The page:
Health

America Is Getting Dumber, and It's Because We Work Too Damn Much

Published On 11/04/2016 Published On 11/04/2016
bored dumb American worker
Drew Swantak/Oren Aks/Thrillist

The 50-hour (or longer) workweek is something Americans wear like a badge of honor. We one-up each other with long hours at the office, overtime, and packed schedules. Are there even people in this world who work less than 40 hours a week? What do those lazy bums do with all that free time, burn sage and make hemp bracelets? 

Actually, they're probably much closer to passing that confounded Jeopardy! contestant test than you are -- according to a recent study, people who work fewer hours than the standard workweek end up being smarter. Putting in a ton of hours for The Man isn't just bad for your stress levels and sense of identity; it really messes with your IQ. 

Working more than 25 hours a week makes people dumber

Researchers wanted to test the whole "use it or lose it" theory about working adults -- the conventional wisdom says that continuing to hold down a job helps people stay sharp as they get older, an argument often used to defend raising the retirement age.

The results suggest that the hypothesis is true... up to a point. Specifically, up to 25 hours per week, and cognitive function really went downhill when subjects worked 40 or more hours a week. So the steadfast American belief that working longer hours is better for success, mental function, and overall quality of life is totally BS.

In fact, the standard workweek could be making people dumber. Adults in the US work an average of 47 hours a week, which means we're overworking ourselves into a nation of idiots. 

But not working at all isn't the solution

This isn't to say that working is all bad; cognitive function actually improved when people worked, up to about 25 hours a week. And the study looked at adults 40 years and older -- which isn't all that old, especially given the ever-expanding life expectancy -- so if you're younger, you're probably finding other ways to kill your cognitive abilities.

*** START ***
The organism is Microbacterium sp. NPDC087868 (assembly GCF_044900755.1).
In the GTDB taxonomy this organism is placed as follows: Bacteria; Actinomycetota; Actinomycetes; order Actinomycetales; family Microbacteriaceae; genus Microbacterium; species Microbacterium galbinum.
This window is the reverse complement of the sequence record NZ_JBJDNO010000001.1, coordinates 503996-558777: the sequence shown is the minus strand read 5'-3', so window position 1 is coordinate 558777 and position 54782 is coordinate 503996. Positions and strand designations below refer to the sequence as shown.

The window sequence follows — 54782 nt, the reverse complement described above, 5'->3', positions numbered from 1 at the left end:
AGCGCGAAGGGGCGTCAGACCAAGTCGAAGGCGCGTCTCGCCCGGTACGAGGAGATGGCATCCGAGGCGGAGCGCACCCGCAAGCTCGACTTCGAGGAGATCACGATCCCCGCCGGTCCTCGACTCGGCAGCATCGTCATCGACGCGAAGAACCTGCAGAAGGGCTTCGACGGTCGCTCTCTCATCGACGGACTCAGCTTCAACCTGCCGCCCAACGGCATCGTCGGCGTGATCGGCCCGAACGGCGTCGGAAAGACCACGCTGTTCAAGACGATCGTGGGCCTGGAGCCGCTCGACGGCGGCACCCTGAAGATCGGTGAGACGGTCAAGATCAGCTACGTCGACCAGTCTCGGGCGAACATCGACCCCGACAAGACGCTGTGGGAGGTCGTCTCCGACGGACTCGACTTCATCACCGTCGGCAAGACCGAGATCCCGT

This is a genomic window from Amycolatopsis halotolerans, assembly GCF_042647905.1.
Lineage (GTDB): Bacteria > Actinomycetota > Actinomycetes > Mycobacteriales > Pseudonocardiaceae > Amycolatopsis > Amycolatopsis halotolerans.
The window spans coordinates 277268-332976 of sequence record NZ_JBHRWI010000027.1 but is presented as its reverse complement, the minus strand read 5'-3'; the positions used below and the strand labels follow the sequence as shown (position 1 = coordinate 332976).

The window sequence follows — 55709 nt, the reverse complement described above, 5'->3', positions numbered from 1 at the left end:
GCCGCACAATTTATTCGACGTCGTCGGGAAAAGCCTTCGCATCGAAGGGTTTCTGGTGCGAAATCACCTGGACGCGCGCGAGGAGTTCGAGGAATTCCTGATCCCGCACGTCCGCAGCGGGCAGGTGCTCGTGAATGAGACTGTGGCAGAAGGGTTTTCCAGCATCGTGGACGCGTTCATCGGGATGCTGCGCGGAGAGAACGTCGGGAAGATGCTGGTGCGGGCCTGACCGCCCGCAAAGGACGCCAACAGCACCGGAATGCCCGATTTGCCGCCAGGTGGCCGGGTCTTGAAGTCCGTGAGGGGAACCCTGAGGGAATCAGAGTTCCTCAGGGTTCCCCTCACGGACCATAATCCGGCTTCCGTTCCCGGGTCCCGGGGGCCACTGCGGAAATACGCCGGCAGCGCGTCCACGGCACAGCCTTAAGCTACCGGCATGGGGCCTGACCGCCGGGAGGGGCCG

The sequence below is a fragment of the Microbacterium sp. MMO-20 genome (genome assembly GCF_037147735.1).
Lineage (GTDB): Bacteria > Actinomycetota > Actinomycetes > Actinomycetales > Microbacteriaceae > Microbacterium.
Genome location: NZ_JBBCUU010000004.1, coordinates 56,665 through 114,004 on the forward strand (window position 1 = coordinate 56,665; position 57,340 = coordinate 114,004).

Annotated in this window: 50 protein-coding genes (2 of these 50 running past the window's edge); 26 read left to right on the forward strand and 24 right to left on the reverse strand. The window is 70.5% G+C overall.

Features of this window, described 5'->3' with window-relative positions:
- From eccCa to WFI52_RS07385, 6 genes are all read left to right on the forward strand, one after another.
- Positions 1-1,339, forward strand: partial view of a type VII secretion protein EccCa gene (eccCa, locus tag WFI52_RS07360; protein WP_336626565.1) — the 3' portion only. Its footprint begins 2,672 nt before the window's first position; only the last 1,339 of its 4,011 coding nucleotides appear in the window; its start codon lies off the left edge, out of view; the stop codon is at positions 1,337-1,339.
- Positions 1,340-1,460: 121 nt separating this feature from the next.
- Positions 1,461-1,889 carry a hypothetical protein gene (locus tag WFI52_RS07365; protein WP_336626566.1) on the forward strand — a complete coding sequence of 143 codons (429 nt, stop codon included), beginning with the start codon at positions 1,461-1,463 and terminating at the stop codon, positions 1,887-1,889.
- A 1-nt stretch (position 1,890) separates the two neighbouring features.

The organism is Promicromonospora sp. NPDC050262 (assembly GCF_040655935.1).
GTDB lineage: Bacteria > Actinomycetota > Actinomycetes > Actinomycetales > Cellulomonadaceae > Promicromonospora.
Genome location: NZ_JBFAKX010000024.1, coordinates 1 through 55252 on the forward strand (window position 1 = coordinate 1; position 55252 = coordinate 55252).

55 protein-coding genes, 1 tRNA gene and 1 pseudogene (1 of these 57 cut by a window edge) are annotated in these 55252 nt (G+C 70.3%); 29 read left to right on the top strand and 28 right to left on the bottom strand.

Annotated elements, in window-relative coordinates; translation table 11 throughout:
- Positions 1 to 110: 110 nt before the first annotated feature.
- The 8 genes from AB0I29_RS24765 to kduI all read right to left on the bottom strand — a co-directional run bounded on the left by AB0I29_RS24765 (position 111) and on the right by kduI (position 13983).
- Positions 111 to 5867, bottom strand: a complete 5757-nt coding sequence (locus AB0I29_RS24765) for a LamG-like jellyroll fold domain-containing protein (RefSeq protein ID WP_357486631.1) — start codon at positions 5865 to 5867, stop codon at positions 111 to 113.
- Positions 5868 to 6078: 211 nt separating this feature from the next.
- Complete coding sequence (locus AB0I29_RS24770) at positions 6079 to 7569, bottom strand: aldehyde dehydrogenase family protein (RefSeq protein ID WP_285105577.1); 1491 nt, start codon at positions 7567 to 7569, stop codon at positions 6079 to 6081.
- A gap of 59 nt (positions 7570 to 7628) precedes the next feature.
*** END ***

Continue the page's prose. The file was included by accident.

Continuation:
The upshot is that while people shouldn't totally quit working when they retire, even at a relatively young age excessive work can hasten decline. What's more, people who worked more than 60 hours a week fared worse cognitively than people who weren't working at all. Basically, being unemployed is better than being overworked, intelligence-wise. How's that for irony! 

Do we really want to make our nation dumber by insisting that more work is better? Wouldn't we all be less stressed (and smarter) if we gave out more vacation and enforced tougher overtime rules

What does this mean for me, the go-getter who brags to my friends about how much I work?

Stop doing that! It's annoying, and it won't pay off in the long run. If you're younger than 40, it may seem like a long way away, but it'll come sooner than you think -- and this study didn't make a conclusion one way or another for adults under 40, so more research is needed. The bottom line is that, if possible, find some work-life balance that gives you time to rest and recover away from the job. 

Does this mean everyone will migrate to the three-day workweek? Tuesday will be the new hump day, Wednesday the new Friday. If four full days of sleeping in, lazy brunches, and Netflix binges mean we'll all be smarter, and better-equipped to live long, happy lives, then maybe it's time to change our culture. All in the name of science! 

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Christina Stiehl is a Health and fitness staff writer for Thrillist. She's a big advocate of the three-day workweek. Follow her on Twitter @ChristinaStiehl.

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